A place for parents educating their kids in San Francisco
I'll start:This AM was a toughie. Our daughter was very anxious and crying and didn't want to go. And her mom (my wife, the enabler) was anxious crying and not helping things at all.Fortunately our sitter came with us, so I dragged my wife and our sitter dragged our daughter and we all went to school. Our daughter was still a little pensive, but she went in and wound up having a pure blast! She's really looking forward to school tomorrow.One down, 2500 more to go!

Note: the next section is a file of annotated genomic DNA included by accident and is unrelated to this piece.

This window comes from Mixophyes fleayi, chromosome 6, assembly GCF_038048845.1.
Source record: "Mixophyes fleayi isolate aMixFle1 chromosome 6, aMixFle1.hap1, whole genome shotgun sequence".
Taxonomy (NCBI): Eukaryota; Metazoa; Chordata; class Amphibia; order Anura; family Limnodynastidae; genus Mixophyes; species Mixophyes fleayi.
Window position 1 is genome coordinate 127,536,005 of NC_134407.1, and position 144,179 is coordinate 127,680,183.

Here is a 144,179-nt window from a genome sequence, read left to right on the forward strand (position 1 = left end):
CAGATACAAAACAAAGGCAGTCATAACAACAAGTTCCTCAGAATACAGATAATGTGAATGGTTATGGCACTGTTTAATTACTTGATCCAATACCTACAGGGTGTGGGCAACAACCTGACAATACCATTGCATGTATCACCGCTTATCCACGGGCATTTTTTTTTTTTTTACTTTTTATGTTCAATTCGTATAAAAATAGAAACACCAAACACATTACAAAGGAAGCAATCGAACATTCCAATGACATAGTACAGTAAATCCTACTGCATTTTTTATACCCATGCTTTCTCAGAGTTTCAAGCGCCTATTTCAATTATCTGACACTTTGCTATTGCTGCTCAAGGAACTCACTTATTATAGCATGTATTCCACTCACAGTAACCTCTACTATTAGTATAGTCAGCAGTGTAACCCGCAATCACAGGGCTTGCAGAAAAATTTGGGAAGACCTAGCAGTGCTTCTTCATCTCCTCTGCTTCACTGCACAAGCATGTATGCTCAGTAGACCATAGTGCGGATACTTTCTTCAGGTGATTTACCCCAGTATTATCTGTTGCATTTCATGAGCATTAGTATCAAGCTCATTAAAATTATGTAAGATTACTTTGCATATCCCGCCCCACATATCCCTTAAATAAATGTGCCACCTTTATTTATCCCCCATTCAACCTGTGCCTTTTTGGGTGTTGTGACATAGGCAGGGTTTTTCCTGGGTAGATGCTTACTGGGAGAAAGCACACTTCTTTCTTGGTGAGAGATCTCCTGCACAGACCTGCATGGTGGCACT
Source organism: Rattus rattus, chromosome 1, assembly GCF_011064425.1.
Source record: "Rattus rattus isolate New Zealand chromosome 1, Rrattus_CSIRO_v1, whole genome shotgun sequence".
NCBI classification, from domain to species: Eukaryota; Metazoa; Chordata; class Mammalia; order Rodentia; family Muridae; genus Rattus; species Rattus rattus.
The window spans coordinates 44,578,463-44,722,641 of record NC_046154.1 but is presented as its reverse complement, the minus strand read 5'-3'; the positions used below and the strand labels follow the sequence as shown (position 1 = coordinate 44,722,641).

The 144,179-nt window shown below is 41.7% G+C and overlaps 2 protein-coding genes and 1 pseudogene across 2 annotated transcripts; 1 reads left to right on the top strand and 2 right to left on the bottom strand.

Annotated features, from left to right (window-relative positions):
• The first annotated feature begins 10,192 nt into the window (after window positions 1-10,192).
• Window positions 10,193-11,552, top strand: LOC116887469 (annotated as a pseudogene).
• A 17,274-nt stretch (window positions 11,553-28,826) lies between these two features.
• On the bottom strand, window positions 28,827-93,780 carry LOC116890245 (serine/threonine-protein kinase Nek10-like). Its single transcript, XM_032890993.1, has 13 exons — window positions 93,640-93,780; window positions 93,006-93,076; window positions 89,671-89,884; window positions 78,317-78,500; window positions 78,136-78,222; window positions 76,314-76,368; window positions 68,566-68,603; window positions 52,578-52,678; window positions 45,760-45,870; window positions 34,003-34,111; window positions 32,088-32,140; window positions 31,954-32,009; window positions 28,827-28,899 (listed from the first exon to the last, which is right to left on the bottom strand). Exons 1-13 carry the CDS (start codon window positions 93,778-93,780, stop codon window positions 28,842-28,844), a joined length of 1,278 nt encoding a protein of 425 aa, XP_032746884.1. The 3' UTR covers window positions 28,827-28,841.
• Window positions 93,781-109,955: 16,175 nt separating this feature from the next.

Please, anyone, please write about how your child went to their first day of kindergarten in an immersion program and saw several children missing! Okay, so I have had a few glasses of wine but our child did NOT start kindergarten today, how sad. I hope you all had a great experience.
My kindergarter started the day crying, had a few tough moments and by the end of the day wanted to know if she had homework she could do. Classic. Though I think volunteering in class will be a better way to find out what happened all day than repeated asking her... -Jim M
To poster 9:08, you should check out Marshall. I do not KNOW there are openings, but I would bet there will be.